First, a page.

MIF produced by bone marrow-derived macrophages contributes to teratoma progression after embryonic stem cell transplantation

Xi Wang, Tianxiang Chen, Lin Leng, Jianqing Fan, Kai Cao, Zhaoxia Duan, Xijing Zhang, Changshun Shao, Mingmei Wu, Iman Tadmori, Tianyi Li, Li Liang, Dongming Sun, Shusen Zheng, Andreas Meinhardt, Wise Young, Richard Bucala, Yi Ren

Research output: Contribution to journalArticle

26 Scopus citations

Abstract

Although stem cell therapy holds promise as a potential treatment in a number of diseases, the tumorigenicity of embryonic stem cells (ESC) and induced pluripotent stem cells remains a major obstacle. In vitro predifferentiation of ESCs can help prevent the risk of teratoma formation, yet proliferating neural progenitors can generate tumors, especially in the presence of immunosuppressive therapy. In this study, we investigated the effects of the microenvironment on stem cell growth and teratoma development using undifferentiated ESCs. Syngeneic ESC transplantation triggered an inflammatory response that involved the recruitment of bone marrow (BM)-derived macrophages. These macrophages differentiated into an M2 or angiogenic phenotype that expressed multiple angiogenic growth factors and proteinases, such as macrophage migration inhibitory factor (MIF), VEGF, and matrix metalloproteinase 9, creating a microenvironment that supported the initiation of teratoma development. Genetic deletion of MIF from the host but not from ESCs specifically reduced angiogenesis and teratoma growth, and MIF inhibition effectively reduced teratoma development after ESC transplantation. Together, our findings show that syngeneic ESC transplantation provokes an inflammatory response that involves the rapid recruitment and activation of BM-derived macrophages, which may be a crucial driving force in the initiation and progression of teratomas.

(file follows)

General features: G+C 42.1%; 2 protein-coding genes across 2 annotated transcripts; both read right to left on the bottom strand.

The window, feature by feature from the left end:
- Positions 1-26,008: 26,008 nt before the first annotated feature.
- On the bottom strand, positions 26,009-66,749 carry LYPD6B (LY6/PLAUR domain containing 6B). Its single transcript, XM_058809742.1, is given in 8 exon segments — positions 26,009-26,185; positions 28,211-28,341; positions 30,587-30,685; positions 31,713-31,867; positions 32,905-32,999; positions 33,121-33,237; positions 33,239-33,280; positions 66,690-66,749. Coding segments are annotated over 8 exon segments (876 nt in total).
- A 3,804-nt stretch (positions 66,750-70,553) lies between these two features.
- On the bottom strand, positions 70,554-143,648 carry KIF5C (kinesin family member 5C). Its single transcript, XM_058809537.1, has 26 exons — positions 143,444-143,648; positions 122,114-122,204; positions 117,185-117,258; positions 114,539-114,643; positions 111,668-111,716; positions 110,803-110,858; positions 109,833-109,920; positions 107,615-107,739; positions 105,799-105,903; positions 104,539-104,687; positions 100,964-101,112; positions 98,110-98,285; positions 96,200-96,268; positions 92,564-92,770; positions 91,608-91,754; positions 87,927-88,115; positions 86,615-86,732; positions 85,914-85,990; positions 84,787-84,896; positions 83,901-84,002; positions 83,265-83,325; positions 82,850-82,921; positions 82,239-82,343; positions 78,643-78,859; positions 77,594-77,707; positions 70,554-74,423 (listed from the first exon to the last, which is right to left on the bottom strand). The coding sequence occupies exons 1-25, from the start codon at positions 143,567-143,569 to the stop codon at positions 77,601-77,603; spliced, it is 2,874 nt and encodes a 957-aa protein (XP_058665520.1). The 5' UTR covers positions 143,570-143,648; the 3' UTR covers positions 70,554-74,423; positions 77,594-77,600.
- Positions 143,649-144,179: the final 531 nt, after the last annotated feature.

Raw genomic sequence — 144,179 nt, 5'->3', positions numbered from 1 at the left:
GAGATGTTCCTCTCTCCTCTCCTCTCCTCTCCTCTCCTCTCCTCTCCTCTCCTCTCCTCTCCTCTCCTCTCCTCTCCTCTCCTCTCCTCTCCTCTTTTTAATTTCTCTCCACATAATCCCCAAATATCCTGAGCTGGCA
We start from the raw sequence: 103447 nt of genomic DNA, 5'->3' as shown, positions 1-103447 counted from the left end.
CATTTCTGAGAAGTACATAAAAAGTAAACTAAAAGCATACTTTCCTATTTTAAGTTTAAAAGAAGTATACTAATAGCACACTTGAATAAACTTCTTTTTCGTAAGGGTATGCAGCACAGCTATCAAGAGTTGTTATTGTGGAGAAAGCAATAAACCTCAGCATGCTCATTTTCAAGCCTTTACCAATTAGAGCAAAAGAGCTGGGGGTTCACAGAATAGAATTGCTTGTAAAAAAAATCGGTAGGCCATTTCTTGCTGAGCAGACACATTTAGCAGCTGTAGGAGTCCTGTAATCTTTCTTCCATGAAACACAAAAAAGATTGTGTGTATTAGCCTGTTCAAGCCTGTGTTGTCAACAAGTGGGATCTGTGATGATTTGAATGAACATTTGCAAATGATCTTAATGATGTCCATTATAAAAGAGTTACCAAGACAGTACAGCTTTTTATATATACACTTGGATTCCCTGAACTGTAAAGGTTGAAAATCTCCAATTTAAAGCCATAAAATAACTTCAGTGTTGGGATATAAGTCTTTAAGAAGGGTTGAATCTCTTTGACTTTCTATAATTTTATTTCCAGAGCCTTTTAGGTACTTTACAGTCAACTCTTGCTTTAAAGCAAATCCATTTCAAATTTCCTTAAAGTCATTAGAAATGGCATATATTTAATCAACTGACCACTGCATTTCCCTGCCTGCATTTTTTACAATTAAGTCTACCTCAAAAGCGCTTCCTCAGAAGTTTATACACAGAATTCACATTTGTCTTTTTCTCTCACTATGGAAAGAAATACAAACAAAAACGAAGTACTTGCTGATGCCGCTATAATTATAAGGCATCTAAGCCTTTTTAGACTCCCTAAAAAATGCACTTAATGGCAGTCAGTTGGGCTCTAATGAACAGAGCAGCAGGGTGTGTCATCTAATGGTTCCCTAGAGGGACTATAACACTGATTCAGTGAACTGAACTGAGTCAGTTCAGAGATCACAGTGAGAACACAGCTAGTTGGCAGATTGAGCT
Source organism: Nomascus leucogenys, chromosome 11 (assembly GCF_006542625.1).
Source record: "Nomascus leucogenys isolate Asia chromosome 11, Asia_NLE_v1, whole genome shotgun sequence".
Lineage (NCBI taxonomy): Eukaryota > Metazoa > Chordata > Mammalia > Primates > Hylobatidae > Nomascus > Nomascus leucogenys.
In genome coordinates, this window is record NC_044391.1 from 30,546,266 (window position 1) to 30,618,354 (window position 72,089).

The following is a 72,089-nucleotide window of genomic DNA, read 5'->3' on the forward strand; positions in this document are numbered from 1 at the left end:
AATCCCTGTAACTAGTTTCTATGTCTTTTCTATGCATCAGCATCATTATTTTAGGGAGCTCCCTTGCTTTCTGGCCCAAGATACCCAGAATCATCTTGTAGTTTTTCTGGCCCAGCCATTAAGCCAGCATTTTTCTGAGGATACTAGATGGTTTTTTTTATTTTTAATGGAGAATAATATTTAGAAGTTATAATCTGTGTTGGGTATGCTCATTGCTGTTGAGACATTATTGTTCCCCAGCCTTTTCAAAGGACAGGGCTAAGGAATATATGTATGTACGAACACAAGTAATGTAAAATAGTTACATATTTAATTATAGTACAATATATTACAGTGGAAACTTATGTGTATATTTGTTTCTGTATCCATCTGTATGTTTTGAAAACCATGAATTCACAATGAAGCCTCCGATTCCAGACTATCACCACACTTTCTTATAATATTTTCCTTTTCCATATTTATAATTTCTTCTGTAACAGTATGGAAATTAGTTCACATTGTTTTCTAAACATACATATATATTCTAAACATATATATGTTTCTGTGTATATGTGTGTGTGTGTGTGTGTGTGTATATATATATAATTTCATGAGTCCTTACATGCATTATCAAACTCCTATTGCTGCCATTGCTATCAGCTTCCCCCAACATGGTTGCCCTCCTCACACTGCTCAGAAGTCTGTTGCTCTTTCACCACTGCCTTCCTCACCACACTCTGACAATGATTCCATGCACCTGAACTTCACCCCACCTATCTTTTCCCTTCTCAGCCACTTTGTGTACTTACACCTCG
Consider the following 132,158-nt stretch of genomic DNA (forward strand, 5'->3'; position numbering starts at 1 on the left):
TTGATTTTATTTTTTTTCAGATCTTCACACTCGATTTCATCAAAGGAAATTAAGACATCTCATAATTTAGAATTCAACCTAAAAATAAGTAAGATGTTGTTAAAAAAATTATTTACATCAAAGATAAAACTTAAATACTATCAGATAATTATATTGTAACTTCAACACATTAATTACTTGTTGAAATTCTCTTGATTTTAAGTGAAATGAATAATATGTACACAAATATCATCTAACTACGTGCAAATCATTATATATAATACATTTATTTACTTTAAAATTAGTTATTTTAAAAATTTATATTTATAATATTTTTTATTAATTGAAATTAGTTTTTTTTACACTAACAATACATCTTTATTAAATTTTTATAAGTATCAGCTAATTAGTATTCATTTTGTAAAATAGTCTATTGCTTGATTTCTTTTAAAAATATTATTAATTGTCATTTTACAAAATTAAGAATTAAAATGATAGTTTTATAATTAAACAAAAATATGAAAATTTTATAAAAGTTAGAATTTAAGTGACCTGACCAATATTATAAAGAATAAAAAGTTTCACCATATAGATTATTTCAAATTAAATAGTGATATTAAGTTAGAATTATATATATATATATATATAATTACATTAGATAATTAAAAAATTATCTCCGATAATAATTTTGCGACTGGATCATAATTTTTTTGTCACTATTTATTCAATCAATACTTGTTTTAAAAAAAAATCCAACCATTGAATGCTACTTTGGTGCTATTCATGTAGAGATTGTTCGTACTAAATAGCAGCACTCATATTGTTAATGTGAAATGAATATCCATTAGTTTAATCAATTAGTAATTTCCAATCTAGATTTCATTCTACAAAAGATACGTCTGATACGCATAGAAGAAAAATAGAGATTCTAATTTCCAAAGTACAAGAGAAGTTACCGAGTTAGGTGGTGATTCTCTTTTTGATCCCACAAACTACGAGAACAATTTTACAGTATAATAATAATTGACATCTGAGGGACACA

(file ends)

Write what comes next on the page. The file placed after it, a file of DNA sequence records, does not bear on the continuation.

Original languageEnglish (US)
Pages (from-to)2867-2878
Number of pages12
JournalCancer Research
Volume72
Issue number11
DOIs
StatePublished - Jun 1 2012

All Science Journal Classification (ASJC) codes

  • Oncology
  • Cancer Research

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